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Agave? Honey? Stevia? Decoding Natural Sugars
Nutrition + Diet

Decoding Natural Sugars


December 30, 2015

If it tastes good, it should be good for you—just because something’s sweet doesn’t mean it needs to be off limits! Even if you’re an agave guru, Charlotte’s Book expert Health Coach Holli Thompson has some sweet surprises in this list of five natural sugars. 

Processed sugar  can be highly addictive and leave you feeling awful. From unwanted weight gain to problems with sleep and non-existent energy, you’ll be better off avoiding it as much as possible.

Fortunately, there are ways to satisfy your cravings for sweetness without adding sugar or pounds. Not all sweeteners send your blood sugar soaring and lead to a crash, and some even contain minerals that are good for you.

Have Your Cake And Eat It Too—Naturally!

1. Pure maple syrup
Sweeten up and get some minerals like manganese and zinc at the same time. Syrup is a great topper for your quinoa or granola, gluten free pancakes, smoothies or your chai tea. This is my son’s favorite!

2. Stevia
Be careful, a little of this natural sweetener goes a long way. Stevia is a natural, intensely sweet sugar made from the leaves of a South American plant. You can buy it in liquid or powdered form, and it’s super handy to add a little sweetness to your green smoothies. Try growing some next season so you can use the plant leaf.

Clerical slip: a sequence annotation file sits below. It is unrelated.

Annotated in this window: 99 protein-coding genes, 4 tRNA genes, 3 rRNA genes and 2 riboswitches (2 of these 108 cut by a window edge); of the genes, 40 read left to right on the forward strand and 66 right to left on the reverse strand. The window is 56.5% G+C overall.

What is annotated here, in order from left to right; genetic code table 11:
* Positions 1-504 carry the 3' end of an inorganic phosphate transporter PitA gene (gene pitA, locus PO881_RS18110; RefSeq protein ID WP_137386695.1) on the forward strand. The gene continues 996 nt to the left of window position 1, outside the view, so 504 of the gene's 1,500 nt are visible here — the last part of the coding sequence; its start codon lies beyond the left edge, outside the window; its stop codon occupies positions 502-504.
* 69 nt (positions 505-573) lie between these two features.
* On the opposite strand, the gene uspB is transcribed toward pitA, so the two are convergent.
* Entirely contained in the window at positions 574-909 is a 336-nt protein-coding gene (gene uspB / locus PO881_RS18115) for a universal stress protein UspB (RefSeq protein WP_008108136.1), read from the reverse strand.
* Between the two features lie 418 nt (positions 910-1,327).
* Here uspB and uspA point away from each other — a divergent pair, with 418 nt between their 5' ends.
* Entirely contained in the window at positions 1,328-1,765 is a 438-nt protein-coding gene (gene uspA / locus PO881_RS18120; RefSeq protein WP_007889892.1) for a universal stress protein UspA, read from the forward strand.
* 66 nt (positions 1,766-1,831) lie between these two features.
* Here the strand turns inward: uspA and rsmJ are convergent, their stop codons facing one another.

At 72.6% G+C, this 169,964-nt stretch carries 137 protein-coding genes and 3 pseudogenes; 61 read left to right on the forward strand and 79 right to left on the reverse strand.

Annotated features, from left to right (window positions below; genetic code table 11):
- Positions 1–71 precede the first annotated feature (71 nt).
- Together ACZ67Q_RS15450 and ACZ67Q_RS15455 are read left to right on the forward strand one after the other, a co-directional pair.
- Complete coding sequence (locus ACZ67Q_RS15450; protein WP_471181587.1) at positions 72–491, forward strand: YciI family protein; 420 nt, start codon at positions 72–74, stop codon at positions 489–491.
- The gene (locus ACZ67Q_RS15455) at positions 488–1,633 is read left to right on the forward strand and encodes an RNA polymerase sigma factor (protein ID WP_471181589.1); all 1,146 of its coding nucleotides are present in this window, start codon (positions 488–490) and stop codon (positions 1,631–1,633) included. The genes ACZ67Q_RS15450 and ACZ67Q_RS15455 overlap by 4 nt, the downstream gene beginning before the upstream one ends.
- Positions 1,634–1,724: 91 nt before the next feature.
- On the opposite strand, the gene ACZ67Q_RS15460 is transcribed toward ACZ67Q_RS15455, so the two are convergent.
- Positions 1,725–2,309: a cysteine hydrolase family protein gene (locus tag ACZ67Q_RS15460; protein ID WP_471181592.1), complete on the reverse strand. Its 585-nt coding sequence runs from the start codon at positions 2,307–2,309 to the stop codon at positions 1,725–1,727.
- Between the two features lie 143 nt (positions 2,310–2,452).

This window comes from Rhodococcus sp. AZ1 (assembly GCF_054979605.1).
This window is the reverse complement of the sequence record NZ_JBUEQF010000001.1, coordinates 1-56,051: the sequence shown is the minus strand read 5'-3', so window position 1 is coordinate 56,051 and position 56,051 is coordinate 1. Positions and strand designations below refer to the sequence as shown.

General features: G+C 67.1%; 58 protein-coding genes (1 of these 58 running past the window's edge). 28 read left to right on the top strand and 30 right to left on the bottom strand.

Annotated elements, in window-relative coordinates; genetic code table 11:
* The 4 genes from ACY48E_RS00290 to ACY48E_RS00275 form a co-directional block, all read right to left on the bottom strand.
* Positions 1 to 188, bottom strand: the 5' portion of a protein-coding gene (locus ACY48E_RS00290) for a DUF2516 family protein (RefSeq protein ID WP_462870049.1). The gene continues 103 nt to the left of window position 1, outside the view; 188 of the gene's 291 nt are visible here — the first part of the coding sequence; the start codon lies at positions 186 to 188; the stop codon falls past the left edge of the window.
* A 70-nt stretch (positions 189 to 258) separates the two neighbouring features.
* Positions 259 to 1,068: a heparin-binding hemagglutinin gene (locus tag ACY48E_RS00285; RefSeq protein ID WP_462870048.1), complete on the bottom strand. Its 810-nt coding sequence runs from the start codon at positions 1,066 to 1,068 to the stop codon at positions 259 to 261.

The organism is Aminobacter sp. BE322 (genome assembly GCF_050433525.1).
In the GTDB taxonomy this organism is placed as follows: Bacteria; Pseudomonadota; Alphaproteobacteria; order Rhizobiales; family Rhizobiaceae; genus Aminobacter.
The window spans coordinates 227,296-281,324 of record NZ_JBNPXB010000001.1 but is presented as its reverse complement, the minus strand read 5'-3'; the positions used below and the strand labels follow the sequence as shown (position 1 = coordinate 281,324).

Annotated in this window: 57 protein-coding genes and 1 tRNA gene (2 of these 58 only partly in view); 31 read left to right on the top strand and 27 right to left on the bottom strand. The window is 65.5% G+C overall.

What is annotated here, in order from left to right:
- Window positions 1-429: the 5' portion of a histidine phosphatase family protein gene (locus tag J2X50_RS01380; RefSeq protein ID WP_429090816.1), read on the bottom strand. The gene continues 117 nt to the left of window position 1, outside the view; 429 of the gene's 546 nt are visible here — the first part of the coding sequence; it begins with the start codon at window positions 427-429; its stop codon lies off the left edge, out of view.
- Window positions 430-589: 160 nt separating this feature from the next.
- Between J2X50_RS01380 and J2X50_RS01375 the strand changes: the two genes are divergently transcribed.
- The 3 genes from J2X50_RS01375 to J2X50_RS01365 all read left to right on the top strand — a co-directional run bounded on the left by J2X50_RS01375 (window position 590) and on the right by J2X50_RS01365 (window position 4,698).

3. Molasses
High quality molasses is not only delicious, it has some health benefits and is a safe alternative for people suffering from diabetes. High grade molasses is rich in iron, calcium, and magnesium, and contains no fat. This old-school healthy sweet can be used to spruce up marinades, bean dishes, and even your holiday cocktails.

4. Honey
Local, raw and unprocessed honey has health benefits up the wazoo. Containing natural prebiotics (not probiotics; prebiotics are food for your gut’s healthy bacteria) and allergens that are local to the honey’s source, this can be a fantastic way to boost your immunity, and your resistance to seasonal allergic responses. Keep in mind, however, that because of the bacteria present, honey is not safe for babies under age one.

5. Coconut sugar
This one is my fave. Ever heard of the GI, or Glycemic Index ranking? The GI is a way of organizing foods by how quickly they make your blood sugar levels rise after eating them. Regular white table sugar has a GI rank of 100; coconut sugar is ranked at 35, meaning that it won’t send your blood sugar rocketing up as soon as you eat it. It’s delicious in coffee and can easily be used as a sugar substitute in recipes.

Image: Food52

READ THIS NEXT: Is The Coconut Oil In My Kitchen Safe For My Skin?

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